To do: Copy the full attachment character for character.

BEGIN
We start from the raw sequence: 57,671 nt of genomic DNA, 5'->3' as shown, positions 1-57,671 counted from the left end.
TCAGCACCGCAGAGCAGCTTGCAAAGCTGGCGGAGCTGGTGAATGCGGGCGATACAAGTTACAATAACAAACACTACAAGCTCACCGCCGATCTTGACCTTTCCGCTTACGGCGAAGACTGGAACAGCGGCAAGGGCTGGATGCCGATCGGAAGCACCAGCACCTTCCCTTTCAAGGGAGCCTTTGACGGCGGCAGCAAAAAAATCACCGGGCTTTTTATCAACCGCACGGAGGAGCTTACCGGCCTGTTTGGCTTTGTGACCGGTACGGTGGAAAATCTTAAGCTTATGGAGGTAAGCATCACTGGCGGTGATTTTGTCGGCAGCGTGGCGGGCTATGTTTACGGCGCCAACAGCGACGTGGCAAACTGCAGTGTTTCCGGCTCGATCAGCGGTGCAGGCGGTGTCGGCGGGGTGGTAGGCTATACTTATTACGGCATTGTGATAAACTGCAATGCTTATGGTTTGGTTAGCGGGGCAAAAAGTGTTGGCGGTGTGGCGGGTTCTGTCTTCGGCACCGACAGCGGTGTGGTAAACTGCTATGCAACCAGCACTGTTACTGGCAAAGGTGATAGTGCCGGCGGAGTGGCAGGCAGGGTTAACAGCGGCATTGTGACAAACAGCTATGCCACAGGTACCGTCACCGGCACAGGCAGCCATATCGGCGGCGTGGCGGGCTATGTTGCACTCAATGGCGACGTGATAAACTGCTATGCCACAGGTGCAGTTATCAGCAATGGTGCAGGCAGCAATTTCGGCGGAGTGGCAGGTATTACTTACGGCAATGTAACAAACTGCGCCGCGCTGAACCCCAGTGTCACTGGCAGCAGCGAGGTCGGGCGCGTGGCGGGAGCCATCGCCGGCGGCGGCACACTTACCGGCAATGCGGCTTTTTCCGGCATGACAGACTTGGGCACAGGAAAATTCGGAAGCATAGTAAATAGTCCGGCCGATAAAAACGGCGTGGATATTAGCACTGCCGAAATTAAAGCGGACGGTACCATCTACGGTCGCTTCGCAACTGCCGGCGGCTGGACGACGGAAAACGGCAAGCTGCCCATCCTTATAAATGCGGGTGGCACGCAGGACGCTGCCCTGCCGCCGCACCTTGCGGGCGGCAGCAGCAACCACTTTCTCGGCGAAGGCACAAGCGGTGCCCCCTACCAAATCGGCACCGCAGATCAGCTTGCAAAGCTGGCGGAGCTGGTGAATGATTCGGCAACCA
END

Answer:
We start from the raw sequence: 57,671 nt of genomic DNA, 5'->3' as shown, positions 1-57,671 counted from the left end.
TCAGCACCGCAGAGCAGCTTGCAAAGCTGGCGGAGCTGGTGAATGCGGGCGATACAAGTTACAATAACAAACACTACAAGCTCACCGCCGATCTTGACCTTTCCGCTTACGGCGAAGACTGGAACAGCGGCAAGGGCTGGATGCCGATCGGAAGCACCAGCACCTTCCCTTTCAAGGGAGCCTTTGACGGCGGCAGCAAAAAAATCACCGGGCTTTTTATCAACCGCACGGAGGAGCTTACCGGCCTGTTTGGCTTTGTGACCGGTACGGTGGAAAATCTTAAGCTTATGGAGGTAAGCATCACTGGCGGTGATTTTGTCGGCAGCGTGGCGGGCTATGTTTACGGCGCCAACAGCGACGTGGCAAACTGCAGTGTTTCCGGCTCGATCAGCGGTGCAGGCGGTGTCGGCGGGGTGGTAGGCTATACTTATTACGGCATTGTGATAAACTGCAATGCTTATGGTTTGGTTAGCGGGGCAAAAAGTGTTGGCGGTGTGGCGGGTTCTGTCTTCGGCACCGACAGCGGTGTGGTAAACTGCTATGCAACCAGCACTGTTACTGGCAAAGGTGATAGTGCCGGCGGAGTGGCAGGCAGGGTTAACAGCGGCATTGTGACAAACAGCTATGCCACAGGTACCGTCACCGGCACAGGCAGCCATATCGGCGGCGTGGCGGGCTATGTTGCACTCAATGGCGACGTGATAAACTGCTATGCCACAGGTGCAGTTATCAGCAATGGTGCAGGCAGCAATTTCGGCGGAGTGGCAGGTATTACTTACGGCAATGTAACAAACTGCGCCGCGCTGAACCCCAGTGTCACTGGCAGCAGCGAGGTCGGGCGCGTGGCGGGAGCCATCGCCGGCGGCGGCACACTTACCGGCAATGCGGCTTTTTCCGGCATGACAGACTTGGGCACAGGAAAATTCGGAAGCATAGTAAATAGTCCGGCCGATAAAAACGGCGTGGATATTAGCACTGCCGAAATTAAAGCGGACGGTACCATCTACGGTCGCTTCGCAACTGCCGGCGGCTGGACGACGGAAAACGGCAAGCTGCCCATCCTTATAAATGCGGGTGGCACGCAGGACGCTGCCCTGCCGCCGCACCTTGCGGGCGGCAGCAGCAACCACTTTCTCGGCGAAGGCACAAGCGGTGCCCCCTACCAAATCGGCACCGCAGATCAGCTTGCAAAGCTGGCGGAGCTGGTGAATGATTCGGCAACCA